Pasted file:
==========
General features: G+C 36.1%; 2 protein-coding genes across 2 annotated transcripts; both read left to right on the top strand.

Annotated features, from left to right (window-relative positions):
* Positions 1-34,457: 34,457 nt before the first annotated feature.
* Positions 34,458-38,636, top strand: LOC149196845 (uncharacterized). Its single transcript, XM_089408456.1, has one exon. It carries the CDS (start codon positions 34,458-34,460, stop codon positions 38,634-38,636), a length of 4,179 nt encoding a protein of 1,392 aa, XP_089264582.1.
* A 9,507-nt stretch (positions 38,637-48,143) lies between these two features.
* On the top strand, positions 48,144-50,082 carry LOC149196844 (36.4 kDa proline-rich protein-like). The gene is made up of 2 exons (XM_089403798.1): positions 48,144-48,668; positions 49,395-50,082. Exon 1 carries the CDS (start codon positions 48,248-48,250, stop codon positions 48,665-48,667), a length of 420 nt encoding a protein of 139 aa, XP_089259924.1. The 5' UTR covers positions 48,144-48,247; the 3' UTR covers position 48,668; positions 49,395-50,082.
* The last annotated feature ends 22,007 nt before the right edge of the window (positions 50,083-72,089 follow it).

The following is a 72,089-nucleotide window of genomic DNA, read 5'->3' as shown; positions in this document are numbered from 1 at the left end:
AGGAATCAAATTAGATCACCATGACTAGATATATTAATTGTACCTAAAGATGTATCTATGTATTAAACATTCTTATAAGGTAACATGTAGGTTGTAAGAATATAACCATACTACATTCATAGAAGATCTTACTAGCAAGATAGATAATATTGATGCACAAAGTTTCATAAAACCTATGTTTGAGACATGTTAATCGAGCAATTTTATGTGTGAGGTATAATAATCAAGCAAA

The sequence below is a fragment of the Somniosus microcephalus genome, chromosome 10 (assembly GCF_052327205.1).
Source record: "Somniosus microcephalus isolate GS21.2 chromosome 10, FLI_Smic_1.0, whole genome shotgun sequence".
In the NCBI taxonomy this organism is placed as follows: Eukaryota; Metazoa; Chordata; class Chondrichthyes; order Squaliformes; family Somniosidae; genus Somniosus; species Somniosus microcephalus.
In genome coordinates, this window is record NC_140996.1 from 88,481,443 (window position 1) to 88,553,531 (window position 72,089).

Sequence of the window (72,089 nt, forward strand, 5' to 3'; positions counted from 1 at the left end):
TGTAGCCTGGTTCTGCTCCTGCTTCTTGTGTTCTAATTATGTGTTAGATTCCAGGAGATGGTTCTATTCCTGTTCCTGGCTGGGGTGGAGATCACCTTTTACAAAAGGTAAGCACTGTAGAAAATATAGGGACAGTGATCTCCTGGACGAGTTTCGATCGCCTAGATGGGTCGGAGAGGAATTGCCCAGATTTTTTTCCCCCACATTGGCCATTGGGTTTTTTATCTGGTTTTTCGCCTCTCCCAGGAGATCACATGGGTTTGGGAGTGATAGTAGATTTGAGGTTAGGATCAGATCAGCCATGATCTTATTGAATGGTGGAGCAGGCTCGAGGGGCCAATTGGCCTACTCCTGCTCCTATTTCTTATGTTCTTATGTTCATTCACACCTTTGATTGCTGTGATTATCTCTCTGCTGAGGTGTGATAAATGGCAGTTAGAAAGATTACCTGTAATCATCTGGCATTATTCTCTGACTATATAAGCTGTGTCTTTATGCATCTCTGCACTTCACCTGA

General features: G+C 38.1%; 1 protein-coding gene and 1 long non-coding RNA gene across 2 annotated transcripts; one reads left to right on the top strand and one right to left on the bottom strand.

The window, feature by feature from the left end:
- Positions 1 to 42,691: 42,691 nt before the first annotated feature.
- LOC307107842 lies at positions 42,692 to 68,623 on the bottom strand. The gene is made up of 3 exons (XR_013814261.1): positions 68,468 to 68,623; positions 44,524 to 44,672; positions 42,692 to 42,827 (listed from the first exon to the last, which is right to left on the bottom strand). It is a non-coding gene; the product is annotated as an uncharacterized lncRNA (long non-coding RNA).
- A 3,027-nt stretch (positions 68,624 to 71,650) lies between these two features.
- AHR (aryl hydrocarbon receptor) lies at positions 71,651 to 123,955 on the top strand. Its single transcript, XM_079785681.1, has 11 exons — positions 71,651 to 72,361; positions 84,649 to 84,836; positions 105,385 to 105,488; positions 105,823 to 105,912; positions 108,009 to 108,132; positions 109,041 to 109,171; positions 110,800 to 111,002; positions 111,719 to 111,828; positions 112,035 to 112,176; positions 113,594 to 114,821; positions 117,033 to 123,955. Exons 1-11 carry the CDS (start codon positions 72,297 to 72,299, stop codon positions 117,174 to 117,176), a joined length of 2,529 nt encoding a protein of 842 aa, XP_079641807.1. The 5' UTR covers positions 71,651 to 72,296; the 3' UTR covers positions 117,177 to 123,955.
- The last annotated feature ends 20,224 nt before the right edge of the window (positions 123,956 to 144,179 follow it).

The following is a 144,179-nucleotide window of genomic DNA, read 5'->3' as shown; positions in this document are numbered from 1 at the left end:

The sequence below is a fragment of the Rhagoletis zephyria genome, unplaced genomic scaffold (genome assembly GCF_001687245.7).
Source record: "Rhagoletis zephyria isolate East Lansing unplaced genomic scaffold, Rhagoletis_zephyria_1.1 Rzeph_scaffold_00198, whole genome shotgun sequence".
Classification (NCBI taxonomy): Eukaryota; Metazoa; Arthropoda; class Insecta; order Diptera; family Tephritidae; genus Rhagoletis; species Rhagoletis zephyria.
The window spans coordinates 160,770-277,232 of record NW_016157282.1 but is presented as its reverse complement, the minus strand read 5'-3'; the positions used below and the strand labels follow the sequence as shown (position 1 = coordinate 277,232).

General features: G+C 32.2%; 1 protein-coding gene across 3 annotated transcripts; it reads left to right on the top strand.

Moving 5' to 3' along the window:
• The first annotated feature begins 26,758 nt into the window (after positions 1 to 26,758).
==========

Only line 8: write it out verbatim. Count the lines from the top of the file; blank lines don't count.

The following is a 72,089-nucleotide window of genomic DNA, read 5'->3' as shown; positions in this document are numbered from 1 at the left end: